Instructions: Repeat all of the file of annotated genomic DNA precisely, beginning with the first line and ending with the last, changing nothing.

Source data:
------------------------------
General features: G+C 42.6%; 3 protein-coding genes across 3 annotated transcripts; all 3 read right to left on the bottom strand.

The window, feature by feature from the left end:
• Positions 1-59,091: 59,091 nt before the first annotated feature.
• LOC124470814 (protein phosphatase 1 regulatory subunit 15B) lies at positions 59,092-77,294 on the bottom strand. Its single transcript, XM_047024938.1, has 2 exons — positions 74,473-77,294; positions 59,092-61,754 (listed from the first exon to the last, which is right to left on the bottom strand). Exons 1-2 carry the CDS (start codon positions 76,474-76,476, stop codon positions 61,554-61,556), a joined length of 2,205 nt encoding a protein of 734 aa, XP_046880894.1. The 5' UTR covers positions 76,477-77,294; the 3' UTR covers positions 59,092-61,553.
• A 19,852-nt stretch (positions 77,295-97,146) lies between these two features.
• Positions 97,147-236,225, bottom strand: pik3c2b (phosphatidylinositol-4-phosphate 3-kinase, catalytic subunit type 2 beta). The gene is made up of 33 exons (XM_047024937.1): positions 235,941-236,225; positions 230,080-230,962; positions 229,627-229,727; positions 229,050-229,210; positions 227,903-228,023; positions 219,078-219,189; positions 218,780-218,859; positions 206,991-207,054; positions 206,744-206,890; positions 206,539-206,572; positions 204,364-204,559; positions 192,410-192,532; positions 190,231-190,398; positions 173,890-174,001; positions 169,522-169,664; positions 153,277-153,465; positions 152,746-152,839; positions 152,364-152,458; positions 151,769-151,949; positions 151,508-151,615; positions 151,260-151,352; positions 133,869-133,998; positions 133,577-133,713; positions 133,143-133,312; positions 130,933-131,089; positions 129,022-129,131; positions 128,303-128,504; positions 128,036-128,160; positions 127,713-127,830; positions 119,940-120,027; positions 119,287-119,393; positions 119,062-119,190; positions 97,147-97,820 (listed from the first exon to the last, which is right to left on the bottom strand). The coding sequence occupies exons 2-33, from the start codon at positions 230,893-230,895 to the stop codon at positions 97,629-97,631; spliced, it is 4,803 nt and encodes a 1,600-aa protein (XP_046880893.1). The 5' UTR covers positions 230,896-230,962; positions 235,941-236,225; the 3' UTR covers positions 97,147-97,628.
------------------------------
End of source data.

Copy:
General features: G+C 42.6%; 3 protein-coding genes across 3 annotated transcripts; all 3 read right to left on the bottom strand.

The window, feature by feature from the left end:
• Positions 1-59,091: 59,091 nt before the first annotated feature.
• LOC124470814 (protein phosphatase 1 regulatory subunit 15B) lies at positions 59,092-77,294 on the bottom strand. Its single transcript, XM_047024938.1, has 2 exons — positions 74,473-77,294; positions 59,092-61,754 (listed from the first exon to the last, which is right to left on the bottom strand). Exons 1-2 carry the CDS (start codon positions 76,474-76,476, stop codon positions 61,554-61,556), a joined length of 2,205 nt encoding a protein of 734 aa, XP_046880894.1. The 5' UTR covers positions 76,477-77,294; the 3' UTR covers positions 59,092-61,553.
• A 19,852-nt stretch (positions 77,295-97,146) lies between these two features.
• Positions 97,147-236,225, bottom strand: pik3c2b (phosphatidylinositol-4-phosphate 3-kinase, catalytic subunit type 2 beta). The gene is made up of 33 exons (XM_047024937.1): positions 235,941-236,225; positions 230,080-230,962; positions 229,627-229,727; positions 229,050-229,210; positions 227,903-228,023; positions 219,078-219,189; positions 218,780-218,859; positions 206,991-207,054; positions 206,744-206,890; positions 206,539-206,572; positions 204,364-204,559; positions 192,410-192,532; positions 190,231-190,398; positions 173,890-174,001; positions 169,522-169,664; positions 153,277-153,465; positions 152,746-152,839; positions 152,364-152,458; positions 151,769-151,949; positions 151,508-151,615; positions 151,260-151,352; positions 133,869-133,998; positions 133,577-133,713; positions 133,143-133,312; positions 130,933-131,089; positions 129,022-129,131; positions 128,303-128,504; positions 128,036-128,160; positions 127,713-127,830; positions 119,940-120,027; positions 119,287-119,393; positions 119,062-119,190; positions 97,147-97,820 (listed from the first exon to the last, which is right to left on the bottom strand). The coding sequence occupies exons 2-33, from the start codon at positions 230,893-230,895 to the stop codon at positions 97,629-97,631; spliced, it is 4,803 nt and encodes a 1,600-aa protein (XP_046880893.1). The 5' UTR covers positions 230,896-230,962; positions 235,941-236,225; the 3' UTR covers positions 97,147-97,628.